To determine if sociodemographic factors or underlying mental health conditions serve as predictors for prolonged length of stay (pLOS) in children hospitalized for suicidal ideation (SI) or suicide attempt (SA) requiring transfer to psychiatric facilities. We hypothesized an association between certain patient and hospital characteristics and pLOS.
For this retrospective cross-sectional study, we used the National Inpatient Sample. We included children <18 years old hospitalized with a primary or secondary International Classification of Diseases, 10th Edition, Clinical Modification diagnosis of SI or SA who were dispositioned to psychiatric facilities from 2016 to 2017. Exposures were patient sociodemographics, underlying mental health diagnoses, and hospital characteristics. Our outcome was pLOS. Adjusted prevalence ratios with 95% confidence intervals (CIs) were generated with log binomial regression.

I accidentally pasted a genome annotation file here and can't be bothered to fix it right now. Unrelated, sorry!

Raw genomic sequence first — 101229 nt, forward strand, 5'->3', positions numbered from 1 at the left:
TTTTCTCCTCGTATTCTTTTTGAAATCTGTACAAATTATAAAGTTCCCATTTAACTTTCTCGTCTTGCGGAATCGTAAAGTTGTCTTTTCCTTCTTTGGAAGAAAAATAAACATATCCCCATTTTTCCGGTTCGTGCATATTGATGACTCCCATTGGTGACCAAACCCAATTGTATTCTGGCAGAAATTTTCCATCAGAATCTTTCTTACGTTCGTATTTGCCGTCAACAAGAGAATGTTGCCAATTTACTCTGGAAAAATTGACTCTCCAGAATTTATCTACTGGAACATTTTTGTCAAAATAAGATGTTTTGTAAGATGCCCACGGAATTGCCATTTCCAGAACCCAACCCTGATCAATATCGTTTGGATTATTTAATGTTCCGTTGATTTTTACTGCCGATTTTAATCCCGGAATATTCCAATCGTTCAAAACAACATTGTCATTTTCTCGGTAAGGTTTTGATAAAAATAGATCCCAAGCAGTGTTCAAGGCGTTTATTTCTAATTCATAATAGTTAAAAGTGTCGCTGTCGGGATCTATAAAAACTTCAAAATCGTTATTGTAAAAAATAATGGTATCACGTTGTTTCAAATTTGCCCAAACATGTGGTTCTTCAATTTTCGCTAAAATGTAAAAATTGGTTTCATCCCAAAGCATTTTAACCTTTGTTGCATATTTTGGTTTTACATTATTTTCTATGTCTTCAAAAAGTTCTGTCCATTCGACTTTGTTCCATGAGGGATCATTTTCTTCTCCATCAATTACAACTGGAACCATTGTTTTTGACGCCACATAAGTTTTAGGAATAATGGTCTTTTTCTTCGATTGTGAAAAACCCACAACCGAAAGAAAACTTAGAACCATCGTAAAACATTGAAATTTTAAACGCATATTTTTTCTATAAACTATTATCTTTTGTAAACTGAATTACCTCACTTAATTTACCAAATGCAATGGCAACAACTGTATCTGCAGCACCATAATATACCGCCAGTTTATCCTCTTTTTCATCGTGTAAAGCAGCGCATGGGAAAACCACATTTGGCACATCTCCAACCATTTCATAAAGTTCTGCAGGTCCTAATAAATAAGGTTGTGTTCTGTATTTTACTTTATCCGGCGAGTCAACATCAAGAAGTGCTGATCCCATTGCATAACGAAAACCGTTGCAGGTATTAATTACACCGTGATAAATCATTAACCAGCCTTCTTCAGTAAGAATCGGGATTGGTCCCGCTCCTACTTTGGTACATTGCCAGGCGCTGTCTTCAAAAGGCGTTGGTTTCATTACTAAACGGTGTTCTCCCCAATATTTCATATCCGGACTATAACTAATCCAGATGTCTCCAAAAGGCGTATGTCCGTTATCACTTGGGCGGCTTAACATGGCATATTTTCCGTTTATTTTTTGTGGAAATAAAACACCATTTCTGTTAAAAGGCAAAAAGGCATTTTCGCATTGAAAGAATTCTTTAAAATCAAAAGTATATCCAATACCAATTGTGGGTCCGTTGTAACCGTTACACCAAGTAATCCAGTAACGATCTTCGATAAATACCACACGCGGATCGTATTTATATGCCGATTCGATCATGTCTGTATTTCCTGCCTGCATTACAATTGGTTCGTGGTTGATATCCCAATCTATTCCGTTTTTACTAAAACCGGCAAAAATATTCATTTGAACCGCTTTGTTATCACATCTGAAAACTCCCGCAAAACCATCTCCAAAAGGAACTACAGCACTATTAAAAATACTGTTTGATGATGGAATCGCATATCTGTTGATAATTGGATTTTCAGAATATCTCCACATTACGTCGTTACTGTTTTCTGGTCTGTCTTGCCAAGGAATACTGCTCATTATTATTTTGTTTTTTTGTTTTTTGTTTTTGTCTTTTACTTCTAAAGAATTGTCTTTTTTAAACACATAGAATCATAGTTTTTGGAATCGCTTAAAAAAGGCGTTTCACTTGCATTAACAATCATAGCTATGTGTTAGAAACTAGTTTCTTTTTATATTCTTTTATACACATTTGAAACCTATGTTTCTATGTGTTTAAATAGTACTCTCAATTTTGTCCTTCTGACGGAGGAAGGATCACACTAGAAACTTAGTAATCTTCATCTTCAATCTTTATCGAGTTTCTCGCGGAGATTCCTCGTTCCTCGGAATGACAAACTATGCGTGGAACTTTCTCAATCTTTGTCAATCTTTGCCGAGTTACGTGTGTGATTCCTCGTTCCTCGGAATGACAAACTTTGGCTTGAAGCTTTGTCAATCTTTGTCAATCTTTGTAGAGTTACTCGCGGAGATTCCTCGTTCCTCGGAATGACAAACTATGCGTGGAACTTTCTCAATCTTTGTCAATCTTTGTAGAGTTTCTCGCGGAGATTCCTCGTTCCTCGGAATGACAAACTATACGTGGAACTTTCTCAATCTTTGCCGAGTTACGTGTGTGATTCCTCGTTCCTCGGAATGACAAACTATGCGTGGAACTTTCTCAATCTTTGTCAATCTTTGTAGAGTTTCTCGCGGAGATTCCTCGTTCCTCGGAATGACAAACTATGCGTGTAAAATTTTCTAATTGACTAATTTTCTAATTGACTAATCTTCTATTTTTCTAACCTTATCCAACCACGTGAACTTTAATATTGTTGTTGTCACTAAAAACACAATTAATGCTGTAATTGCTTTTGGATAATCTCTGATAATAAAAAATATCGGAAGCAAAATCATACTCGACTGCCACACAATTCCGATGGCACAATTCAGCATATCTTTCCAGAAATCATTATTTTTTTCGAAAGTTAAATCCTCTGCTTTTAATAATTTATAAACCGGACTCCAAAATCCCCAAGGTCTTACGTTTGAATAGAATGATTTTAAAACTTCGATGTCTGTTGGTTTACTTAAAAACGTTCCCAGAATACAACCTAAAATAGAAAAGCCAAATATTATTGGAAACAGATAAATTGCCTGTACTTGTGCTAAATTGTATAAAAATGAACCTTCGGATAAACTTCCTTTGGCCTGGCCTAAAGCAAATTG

Of 12 715 hospitalizations meeting inclusion criteria, 5475 had pLOS. After adjusting for sociodemographics and hospital characteristics, predictive factors for pLOS were public insurance use (prevalence ratio: 1.40; CI: 1.12–1.78), urban nonteaching hospital location (prevalence ratio: 4.61; CI: 2.33–9.12), urban teaching hospital location (prevalence ratio: 3.26; CI: 1.84–5.76), and underlying diagnosis of mood disorder (prevalence ratio: 1.98; CI: 1.63–3.42). Hispanic patients had decreased probability of pLOS (prevalence ratio: 0.69; CI: 0.52–0.93). Otherwise, age, zip income, sex, and hospital region were not predictive of pLOS.
Among children hospitalized for SI or SA requiring transfer to psychiatric facilities, public insurance, urban hospital location, and diagnoses of mood disorder, depression, and bipolar disorder were predictive of pLOS. Further research is needed on how to decrease disparities in length of stay among this vulnerable population.